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Total Worker Safety: How to Build Your Team Up for Success

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PUBLISHED
August 27, 2020

WRITTEN BY
Dina Adlouni

There’s no time like the present to build your team up for success to achieve total worker safety. As Safety Nerds, we know keeping your workforce safe is top of mind for all safety champions, but what does it entail? With many things to focus on during this pandemic, we know it can be easy to get lost in the details. We wanted to highlight key factors you should not let slip through the cracks.

Total Worker Safety previously entailed the fundamental aspects of physical safety, however now, safety champions are expanding this idea to include broader concepts such as physical and mental health as well as overall well-being (in and out of the workplace). Time to elevate how your organization views and operationalizes health and safety to protect your most valuable assets: your team members.


1. Physical Safety

To build your team up for success, physical safety is first and foremost as it is the fundamental aspect of safety.

COVID-19 has allowed EHS professionals to strengthen the core tasks and duties carried out by their team. Many are revaluating all the steps and factors which go into specific job duties to see where someone can contract the coronavirus, and then making all the changes necessary to reduce these touchpoints. By getting into the specifics and logistics of each role, you will be able to better protect your team.

As safety champions redefine safety, many are now also acknowledging risk factors, both related and unrelated to work to protect their workforce. For instance, many are paying attention to what workers are doing while they are off-site. Who are their team members interacting with? How often? Have they been exposed to the coronavirus or to anyone who has been exposed? Are they practicing social distancing? Are they using masks? All these factors have a direct impact on your workforce, so it is vital to focus on these critical elements to ensure success.

2. Physical Health 

Physical health is another essential point of focus as we move beyond the fundamentals. Not only should you look at all the necessary steps of a specific role; you should also look for ways to reduce any risk of exposure while workers are on-site. Creating staggering schedules, implementing social distancing, reducing the number of team members who are on-site or in the office at one time, designating specific pathways or limiting the number of people to a common area, and providing face coverings or shields for your team are all vital to reduce the risk of exposure.

To find out more about what others are doing to protect their teams, check out crowd-sourced tips and tricks from our safety community. These safety best practices are sourced from North America’s greatest safety professionals – and now you can have their best practices with just a few clicks! We’d love for you to contribute your own great tactics that have been working for your team as well. Just add them in!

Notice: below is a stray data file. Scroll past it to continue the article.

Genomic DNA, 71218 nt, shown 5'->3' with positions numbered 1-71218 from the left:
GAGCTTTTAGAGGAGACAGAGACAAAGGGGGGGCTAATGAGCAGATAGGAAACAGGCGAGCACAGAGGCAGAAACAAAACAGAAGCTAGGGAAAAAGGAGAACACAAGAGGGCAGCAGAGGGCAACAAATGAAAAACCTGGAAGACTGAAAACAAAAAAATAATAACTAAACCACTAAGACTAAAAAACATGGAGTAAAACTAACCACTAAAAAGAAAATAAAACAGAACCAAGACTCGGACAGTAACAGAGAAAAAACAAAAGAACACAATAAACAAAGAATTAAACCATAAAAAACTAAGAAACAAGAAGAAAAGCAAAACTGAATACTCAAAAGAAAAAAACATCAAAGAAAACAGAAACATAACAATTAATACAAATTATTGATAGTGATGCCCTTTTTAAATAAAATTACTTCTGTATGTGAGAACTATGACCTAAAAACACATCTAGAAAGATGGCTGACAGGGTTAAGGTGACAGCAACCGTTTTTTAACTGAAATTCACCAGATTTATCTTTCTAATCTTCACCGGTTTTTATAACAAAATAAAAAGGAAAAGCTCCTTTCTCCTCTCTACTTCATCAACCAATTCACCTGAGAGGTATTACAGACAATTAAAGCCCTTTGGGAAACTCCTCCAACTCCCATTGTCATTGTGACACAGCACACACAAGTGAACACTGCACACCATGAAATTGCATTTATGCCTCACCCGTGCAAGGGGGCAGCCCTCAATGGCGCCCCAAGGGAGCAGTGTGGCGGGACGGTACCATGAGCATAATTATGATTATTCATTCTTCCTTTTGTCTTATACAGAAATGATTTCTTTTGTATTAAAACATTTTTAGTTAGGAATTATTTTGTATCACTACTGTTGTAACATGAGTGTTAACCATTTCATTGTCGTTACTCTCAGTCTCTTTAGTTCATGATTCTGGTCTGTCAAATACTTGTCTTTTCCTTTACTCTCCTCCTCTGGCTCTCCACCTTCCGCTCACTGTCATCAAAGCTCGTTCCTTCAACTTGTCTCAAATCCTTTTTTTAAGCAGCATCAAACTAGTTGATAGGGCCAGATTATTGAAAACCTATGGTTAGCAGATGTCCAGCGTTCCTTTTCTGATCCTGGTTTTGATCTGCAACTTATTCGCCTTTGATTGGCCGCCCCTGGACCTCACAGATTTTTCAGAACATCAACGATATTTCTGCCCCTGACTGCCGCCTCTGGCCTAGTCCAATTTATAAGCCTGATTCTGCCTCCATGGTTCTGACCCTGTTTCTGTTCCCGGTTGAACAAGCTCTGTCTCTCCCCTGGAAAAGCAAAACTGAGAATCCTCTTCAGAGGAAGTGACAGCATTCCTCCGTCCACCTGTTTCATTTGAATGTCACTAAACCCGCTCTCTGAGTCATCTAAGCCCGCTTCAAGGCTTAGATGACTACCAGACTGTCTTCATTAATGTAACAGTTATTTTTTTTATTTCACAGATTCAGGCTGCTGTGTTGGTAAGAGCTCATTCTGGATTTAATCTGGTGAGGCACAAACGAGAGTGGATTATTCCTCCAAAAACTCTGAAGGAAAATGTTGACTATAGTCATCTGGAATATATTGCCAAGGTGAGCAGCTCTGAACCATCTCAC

Making physical health a corporate responsibility is also important. This is not only done by reducing any risk of exposure at work, but by asking workers to share any notable pre-existing conditions they may suffer from. Those who may be identified as high risk may come in earlier than others, or they may work in areas without a large number of people around, for example. It’s vital we dedicate time to finding out more about the physical health of team members, to put our best foot forward at this time.

3. Mental Health and Overall Well-being 

The entire world has suffered a great deal over the past few months. With the collective trauma we have all endured, our mental health has surely taken a hit. To restore a positive and optimistic mindset, keep these things in mind:

First, take care of yourself. As a safety leader, you must be the best you can be to give back to your team. If you are depleted and demotivated, your team will soon follow. Make sure to practice gratitude, focusing on the little things in your life you are thankful for to be a source of strength for your workforce to lean on.

Second, though you should be strong, it doesn’t mean you can’t let a sense of vulnerability shine through. Be open about any challenges you may be facing to let your team know they are not alone in feeling uncertain and unsure of what’s to come. When you are compassionate and speak from the heart, a sense of trust will be created – a key ingredient to building a strong safety culture.

Lastly, learn to see the signs of someone who may be struggling with mental health related issues. There are many creative ways you can communicate with your team to see who is engaged and who isn’t. For example, a fun daily trivia question can be sent to all employees and based on who is not interacting, you can gauge who may not be acclimating to the present situation very well. With all the anxiety surfacing from work, home, family circumstances, or the state of the world, it is important to focus on ways to alleviate these sources of stress to build your team up for success.

What it Comes Down to is…

Total Worker safety matters now more than ever. This approach seeks to improve overall well-being, ultimately allowing your entire team to be the best that it can be.

To learn more about the secret sauce that goes into building a strong safety culture, the safety mega trends that you need to be aware of to stay ahead of the curve, and how eCompliance’s cutting-edge technology has evolved to help manage these challenges due to COVID-19, check out the Association of Builders and Contractors Central Texas Webinar, where our CEO and Founder dives into these topics and more!


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